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Opportunities to conduct large-scale field experiments are rare, but provide a unique opportunity to reveal the complex processes that operate within natural ecosystems. Here, we review the design of existing, large-scale forest fragmentation experiments. Based on this review, we develop a design for the Stability of Altered Forest Ecosystems (SAFE) Project, a new forest fragmentation experiment to be located in the lowland tropical forests of Borneo (Sabah, Malaysia). The SAFE Project represents an advance on existing experiments in that it: (i) allows discrimination of the effects of landscape-level forest cover from patch-level processes; (ii) is designed to facilitate the unification of a wide range of data types on ecological patterns and processes that operate over a wide range of spatial scales; (iii) has greater replication than existing experiments; (iv) incorporates an experimental manipulation of riparian corridors; and (v) embeds the experimentally fragmented landscape within a wider gradient of land-use intensity than do existing projects. The SAFE Project represents an opportunity for ecologists across disciplines to participate in a large initiative designed to generate a broad understanding of the ecological impacts of tropical forest modification.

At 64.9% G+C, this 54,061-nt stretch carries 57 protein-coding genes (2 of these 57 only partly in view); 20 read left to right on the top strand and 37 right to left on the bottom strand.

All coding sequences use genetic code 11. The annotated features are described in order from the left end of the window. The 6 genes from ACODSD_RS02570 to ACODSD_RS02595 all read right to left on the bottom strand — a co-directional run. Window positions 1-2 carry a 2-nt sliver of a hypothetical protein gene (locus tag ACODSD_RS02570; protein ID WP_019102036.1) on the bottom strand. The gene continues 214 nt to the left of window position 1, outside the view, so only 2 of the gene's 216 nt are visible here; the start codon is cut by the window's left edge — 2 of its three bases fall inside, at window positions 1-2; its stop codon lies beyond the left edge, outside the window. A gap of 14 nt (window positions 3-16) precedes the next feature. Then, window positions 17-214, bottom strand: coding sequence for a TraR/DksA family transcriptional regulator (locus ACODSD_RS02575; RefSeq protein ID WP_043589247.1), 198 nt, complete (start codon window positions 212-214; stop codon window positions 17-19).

|Item Type:||Journal Article, refereed, original work|
|Communities & Collections:||07 Faculty of Science > Institute of Evolutionary Biology and Environmental Studies|
|DDC:||570 Life sciences; biology|
590 Animals (Zoology)
|Uncontrolled Keywords:||Biological Dynamics of Forest Fragments Project, Calling Lake, Fragmentation Experiment, deforestation, hierarchical sampling design, Savannah River Site Corridor Experiment, Wog Wog Habitat Fragmentation Experiment|
|Deposited On:||12 Mar 2012 13:24|
|Last Modified:||04 Apr 2012 16:21|
|Publisher:||Ecological Society of America|
|WoS Citation Count:||16|
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